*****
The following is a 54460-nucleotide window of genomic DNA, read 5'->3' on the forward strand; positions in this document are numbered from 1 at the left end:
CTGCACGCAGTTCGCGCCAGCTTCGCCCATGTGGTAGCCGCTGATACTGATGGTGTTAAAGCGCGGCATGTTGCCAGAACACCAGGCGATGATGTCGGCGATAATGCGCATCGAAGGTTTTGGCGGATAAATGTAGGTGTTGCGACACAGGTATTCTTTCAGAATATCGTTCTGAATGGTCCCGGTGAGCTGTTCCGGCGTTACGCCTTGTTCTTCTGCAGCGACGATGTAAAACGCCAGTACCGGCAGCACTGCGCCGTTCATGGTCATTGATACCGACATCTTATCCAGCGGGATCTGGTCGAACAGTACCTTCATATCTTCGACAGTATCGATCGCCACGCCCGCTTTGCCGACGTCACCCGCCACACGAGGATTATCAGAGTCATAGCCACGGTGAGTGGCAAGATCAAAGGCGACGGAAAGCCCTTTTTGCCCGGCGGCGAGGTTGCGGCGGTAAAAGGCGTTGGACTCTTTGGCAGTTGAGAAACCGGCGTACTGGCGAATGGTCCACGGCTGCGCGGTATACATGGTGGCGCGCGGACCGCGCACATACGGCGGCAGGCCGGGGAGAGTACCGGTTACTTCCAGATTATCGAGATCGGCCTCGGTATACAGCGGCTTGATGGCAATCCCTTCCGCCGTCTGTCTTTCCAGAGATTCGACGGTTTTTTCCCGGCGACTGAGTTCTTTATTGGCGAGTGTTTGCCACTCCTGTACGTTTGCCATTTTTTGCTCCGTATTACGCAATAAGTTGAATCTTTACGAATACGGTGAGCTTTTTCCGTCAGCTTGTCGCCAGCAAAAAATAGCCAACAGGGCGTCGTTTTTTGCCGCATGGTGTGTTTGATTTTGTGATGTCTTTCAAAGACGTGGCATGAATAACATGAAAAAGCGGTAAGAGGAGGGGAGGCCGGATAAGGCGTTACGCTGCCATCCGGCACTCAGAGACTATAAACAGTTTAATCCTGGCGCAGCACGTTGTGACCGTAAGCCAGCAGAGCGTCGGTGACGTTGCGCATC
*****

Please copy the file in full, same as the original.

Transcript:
The following is a 54460-nucleotide window of genomic DNA, read 5'->3' on the forward strand; positions in this document are numbered from 1 at the left end:
CTGCACGCAGTTCGCGCCAGCTTCGCCCATGTGGTAGCCGCTGATACTGATGGTGTTAAAGCGCGGCATGTTGCCAGAACACCAGGCGATGATGTCGGCGATAATGCGCATCGAAGGTTTTGGCGGATAAATGTAGGTGTTGCGACACAGGTATTCTTTCAGAATATCGTTCTGAATGGTCCCGGTGAGCTGTTCCGGCGTTACGCCTTGTTCTTCTGCAGCGACGATGTAAAACGCCAGTACCGGCAGCACTGCGCCGTTCATGGTCATTGATACCGACATCTTATCCAGCGGGATCTGGTCGAACAGTACCTTCATATCTTCGACAGTATCGATCGCCACGCCCGCTTTGCCGACGTCACCCGCCACACGAGGATTATCAGAGTCATAGCCACGGTGAGTGGCAAGATCAAAGGCGACGGAAAGCCCTTTTTGCCCGGCGGCGAGGTTGCGGCGGTAAAAGGCGTTGGACTCTTTGGCAGTTGAGAAACCGGCGTACTGGCGAATGGTCCACGGCTGCGCGGTATACATGGTGGCGCGCGGACCGCGCACATACGGCGGCAGGCCGGGGAGAGTACCGGTTACTTCCAGATTATCGAGATCGGCCTCGGTATACAGCGGCTTGATGGCAATCCCTTCCGCCGTCTGTCTTTCCAGAGATTCGACGGTTTTTTCCCGGCGACTGAGTTCTTTATTGGCGAGTGTTTGCCACTCCTGTACGTTTGCCATTTTTTGCTCCGTATTACGCAATAAGTTGAATCTTTACGAATACGGTGAGCTTTTTCCGTCAGCTTGTCGCCAGCAAAAAATAGCCAACAGGGCGTCGTTTTTTGCCGCATGGTGTGTTTGATTTTGTGATGTCTTTCAAAGACGTGGCATGAATAACATGAAAAAGCGGTAAGAGGAGGGGAGGCCGGATAAGGCGTTACGCTGCCATCCGGCACTCAGAGACTATAAACAGTTTAATCCTGGCGCAGCACGTTGTGACCGTAAGCCAGCAGAGCGTCGGTGACGTTGCGCATC